The agency chose these products because they are widely used and contain at least one Candidate Chemical that has the potential to cause serious harm to human health or the environment. According to DTSC, all three of the products are known to cause serious health effects in humans, including cancer, severe asthma, and neurotoxicity. People who are at risk from these products include children and daycare workers in the case of foam sleeping products, and independent contractors, workers, and Do-It-Yourselfers in the case of SPF systems and paint strippers. Alternatives in the marketplace exist for children’s sleeping products and paint/varnish strippers and surface cleaners; however, DTSC officials said they were not aware of any spray-application alternatives for SPFs, which will present “a challenge for manufacturers.”

DTSC’s action today does not ban the products; rather, it starts an extended process that will include formal rulemaking procedures for the finalization of the Priority Products list, which may take up to a year. Next steps include DTSC’s quarterly public meeting on March 17; public workshops on the selection of the draft Priority Products, expected to be held in May and June; and a Work Plan to be released in October. After the final Priority Products list is finalized, manufacturers and sellers of Priority Products must notify DTSC that they are a “responsible entity,” and then submit a preliminary Alternatives Analysis (AA) report for state approval. A final AA report must be submitted a year later, after which DTSC will determine its regulatory response, which may range from requiring further research to imposing an outright ban on sales in California.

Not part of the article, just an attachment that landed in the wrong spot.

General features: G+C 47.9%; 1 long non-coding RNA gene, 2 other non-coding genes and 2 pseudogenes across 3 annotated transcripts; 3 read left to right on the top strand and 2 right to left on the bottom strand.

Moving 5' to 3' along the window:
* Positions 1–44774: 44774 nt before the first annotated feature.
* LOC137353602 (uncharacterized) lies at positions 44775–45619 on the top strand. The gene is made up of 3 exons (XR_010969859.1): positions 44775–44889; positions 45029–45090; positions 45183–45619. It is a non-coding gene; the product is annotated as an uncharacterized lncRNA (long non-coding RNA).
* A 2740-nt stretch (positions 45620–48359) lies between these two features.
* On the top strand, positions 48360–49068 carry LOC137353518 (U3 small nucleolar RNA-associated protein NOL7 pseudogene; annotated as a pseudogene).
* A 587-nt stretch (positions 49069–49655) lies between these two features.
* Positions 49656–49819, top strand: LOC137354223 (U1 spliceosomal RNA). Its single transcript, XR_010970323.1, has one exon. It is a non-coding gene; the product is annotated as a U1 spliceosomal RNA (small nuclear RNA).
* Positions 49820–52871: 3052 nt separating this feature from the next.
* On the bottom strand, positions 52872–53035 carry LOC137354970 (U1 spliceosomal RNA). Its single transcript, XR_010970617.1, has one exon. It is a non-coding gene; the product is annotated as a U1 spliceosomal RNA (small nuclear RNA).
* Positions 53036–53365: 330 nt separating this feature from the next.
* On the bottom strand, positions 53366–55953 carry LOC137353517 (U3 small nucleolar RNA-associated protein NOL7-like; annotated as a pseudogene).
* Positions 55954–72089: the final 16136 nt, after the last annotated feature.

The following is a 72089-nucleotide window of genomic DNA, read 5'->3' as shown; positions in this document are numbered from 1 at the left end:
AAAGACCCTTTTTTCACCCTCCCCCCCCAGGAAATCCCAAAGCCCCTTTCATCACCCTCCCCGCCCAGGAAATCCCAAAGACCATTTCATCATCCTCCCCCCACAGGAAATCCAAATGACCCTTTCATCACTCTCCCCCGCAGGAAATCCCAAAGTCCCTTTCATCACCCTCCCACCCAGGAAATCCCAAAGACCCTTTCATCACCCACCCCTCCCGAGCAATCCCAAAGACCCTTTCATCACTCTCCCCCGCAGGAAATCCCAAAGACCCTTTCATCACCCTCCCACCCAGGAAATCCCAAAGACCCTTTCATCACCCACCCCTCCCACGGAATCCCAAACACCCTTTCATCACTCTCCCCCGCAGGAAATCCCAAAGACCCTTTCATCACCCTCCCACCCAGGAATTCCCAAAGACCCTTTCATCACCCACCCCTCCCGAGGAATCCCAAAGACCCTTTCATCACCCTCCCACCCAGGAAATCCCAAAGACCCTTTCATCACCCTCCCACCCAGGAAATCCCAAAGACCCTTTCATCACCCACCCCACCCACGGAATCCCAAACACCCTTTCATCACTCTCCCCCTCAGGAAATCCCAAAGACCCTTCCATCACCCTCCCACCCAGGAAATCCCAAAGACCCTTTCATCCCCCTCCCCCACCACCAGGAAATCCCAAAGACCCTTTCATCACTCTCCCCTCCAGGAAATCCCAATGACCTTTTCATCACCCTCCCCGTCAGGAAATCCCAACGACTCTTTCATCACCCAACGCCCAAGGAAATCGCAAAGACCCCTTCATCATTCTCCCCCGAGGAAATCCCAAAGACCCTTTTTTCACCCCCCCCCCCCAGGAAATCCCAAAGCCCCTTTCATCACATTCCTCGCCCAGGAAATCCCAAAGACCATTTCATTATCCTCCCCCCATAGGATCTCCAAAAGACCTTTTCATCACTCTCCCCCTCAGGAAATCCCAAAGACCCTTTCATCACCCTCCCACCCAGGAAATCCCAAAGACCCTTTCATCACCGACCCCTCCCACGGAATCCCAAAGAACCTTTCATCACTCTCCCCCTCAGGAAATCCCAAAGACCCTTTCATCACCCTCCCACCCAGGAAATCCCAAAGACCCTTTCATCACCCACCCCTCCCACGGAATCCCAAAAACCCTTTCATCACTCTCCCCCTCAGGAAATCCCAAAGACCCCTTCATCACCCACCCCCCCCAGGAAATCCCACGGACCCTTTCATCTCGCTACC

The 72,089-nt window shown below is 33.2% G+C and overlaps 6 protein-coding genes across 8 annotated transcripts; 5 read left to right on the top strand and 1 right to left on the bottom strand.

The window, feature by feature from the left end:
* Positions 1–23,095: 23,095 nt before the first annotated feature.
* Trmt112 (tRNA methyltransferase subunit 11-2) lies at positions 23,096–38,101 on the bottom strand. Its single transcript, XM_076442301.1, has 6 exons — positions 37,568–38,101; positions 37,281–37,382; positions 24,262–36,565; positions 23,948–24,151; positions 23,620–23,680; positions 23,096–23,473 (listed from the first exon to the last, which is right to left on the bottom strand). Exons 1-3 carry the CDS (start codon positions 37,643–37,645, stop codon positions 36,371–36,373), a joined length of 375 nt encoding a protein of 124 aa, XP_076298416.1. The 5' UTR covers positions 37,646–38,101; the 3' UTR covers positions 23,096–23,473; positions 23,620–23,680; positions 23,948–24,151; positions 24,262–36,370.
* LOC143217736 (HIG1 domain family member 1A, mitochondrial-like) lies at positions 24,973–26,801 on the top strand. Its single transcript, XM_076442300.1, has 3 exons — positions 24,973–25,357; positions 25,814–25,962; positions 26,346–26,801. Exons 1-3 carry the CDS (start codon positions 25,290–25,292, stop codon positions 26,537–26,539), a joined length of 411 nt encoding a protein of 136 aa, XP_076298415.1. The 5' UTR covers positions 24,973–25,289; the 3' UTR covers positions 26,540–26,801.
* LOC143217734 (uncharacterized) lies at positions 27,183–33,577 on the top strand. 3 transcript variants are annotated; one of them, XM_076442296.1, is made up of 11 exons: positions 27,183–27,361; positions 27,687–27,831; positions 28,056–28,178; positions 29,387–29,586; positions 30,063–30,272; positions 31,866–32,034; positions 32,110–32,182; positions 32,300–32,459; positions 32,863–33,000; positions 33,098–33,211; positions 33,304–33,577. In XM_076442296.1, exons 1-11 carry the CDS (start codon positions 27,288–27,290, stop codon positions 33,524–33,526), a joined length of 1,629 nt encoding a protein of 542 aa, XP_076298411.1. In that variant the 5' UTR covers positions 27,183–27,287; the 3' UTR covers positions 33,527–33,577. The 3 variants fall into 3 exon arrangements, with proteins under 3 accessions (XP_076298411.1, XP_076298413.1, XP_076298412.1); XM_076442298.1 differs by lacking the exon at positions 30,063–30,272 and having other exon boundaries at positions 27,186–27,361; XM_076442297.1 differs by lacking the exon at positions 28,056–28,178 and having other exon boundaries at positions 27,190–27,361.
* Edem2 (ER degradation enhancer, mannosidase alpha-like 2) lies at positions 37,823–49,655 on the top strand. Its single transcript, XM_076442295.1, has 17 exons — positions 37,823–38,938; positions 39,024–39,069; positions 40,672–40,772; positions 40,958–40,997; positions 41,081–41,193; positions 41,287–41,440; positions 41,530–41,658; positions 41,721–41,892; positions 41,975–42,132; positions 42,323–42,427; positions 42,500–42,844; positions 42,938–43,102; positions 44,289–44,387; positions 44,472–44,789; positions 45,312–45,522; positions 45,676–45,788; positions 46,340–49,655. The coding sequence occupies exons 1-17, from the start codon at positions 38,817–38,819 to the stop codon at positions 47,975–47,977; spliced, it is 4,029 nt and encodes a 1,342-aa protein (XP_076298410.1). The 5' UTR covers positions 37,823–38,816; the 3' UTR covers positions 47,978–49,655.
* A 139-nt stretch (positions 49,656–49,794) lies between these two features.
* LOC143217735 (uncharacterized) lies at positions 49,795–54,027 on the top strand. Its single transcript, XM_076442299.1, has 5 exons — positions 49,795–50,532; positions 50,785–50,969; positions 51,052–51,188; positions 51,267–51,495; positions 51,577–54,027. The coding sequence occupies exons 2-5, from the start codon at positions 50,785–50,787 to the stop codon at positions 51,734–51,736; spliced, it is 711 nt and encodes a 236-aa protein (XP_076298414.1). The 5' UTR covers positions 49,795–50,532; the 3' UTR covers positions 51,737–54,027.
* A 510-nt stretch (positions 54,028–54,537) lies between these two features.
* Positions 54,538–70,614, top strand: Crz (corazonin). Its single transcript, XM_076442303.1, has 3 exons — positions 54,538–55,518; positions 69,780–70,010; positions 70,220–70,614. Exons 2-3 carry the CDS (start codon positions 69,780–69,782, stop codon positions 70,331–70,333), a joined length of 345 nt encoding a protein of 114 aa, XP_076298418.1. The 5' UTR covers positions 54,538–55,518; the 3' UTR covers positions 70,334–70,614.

Moreover, DTSC intends that the SCP program will spur manufacturers and retailers to proactively reformulate products containing Candidate Chemicals. DTSC director Debbie Raphael emphasized that the measure of the success of the program would be the ability and willingness of product manufacturers to answer the question, “Is it necessary to use this chemical?” before the agency names a particular chemical-product combination.

For more information, see DTSC’s FAQ on the draft Priority Products [PDF] and press release [PDF].

New warning requirements proposed for California's Prop. 65.

This week, California’s Office of Environmental Health Hazard Assessment (OEHHA) announced its proposal to amend Proposition 65 warnings. OEHHA’s proposal is aimed at improving the quality of Prop. 65 warnings, and is part of the suite of Prop. 65 reforms advocated by Governor Jerry Brown.

A pre-regulatory public workshop on the same topic was held in July; the new proposal provides more detail and incorporates changes and feedback from comments received in response to the agency’s initial pre-regulatory proposal. OEHHA has prepared a Draft Pre-Regulatory Initial Statement of Reasons for the Warning Regulation [PDF] and Draft Pre-regulatory Warning Regulation [PDF], as well as a side-by-side comparison [PDF] between the draft regulatory language and current regulations.